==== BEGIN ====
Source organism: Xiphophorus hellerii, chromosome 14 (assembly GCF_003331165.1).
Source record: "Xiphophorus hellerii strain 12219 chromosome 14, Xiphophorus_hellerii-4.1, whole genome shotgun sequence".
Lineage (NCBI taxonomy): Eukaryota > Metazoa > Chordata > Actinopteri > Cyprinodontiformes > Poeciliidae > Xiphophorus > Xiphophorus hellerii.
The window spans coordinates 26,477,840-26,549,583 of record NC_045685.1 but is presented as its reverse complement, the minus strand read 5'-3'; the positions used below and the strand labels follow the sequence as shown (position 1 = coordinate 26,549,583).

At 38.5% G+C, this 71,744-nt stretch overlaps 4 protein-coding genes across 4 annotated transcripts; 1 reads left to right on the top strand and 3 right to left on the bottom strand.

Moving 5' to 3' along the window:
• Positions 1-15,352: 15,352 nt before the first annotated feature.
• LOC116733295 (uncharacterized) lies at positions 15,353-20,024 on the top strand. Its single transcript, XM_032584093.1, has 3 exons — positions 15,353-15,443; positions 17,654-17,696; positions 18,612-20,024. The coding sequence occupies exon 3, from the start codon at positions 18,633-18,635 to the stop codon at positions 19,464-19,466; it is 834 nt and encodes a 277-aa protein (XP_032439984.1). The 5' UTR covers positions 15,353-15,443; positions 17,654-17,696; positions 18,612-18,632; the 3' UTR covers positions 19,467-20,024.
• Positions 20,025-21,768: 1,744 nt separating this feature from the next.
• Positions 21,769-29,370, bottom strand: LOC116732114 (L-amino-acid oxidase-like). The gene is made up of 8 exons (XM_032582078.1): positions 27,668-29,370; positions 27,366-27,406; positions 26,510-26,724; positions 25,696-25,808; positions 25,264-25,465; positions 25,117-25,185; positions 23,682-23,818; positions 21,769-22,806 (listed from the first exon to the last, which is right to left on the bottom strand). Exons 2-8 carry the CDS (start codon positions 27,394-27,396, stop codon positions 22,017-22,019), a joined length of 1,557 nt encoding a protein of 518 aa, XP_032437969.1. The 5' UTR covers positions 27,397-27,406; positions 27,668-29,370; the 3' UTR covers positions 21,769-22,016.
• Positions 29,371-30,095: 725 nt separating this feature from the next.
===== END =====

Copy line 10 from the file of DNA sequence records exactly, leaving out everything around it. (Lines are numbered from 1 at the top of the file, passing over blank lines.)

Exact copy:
• Positions 21,769-29,370, bottom strand: LOC116732114 (L-amino-acid oxidase-like). The gene is made up of 8 exons (XM_032582078.1): positions 27,668-29,370; positions 27,366-27,406; positions 26,510-26,724; positions 25,696-25,808; positions 25,264-25,465; positions 25,117-25,185; positions 23,682-23,818; positions 21,769-22,806 (listed from the first exon to the last, which is right to left on the bottom strand). Exons 2-8 carry the CDS (start codon positions 27,394-27,396, stop codon positions 22,017-22,019), a joined length of 1,557 nt encoding a protein of 518 aa, XP_032437969.1. The 5' UTR covers positions 27,397-27,406; positions 27,668-29,370; the 3' UTR covers positions 21,769-22,016.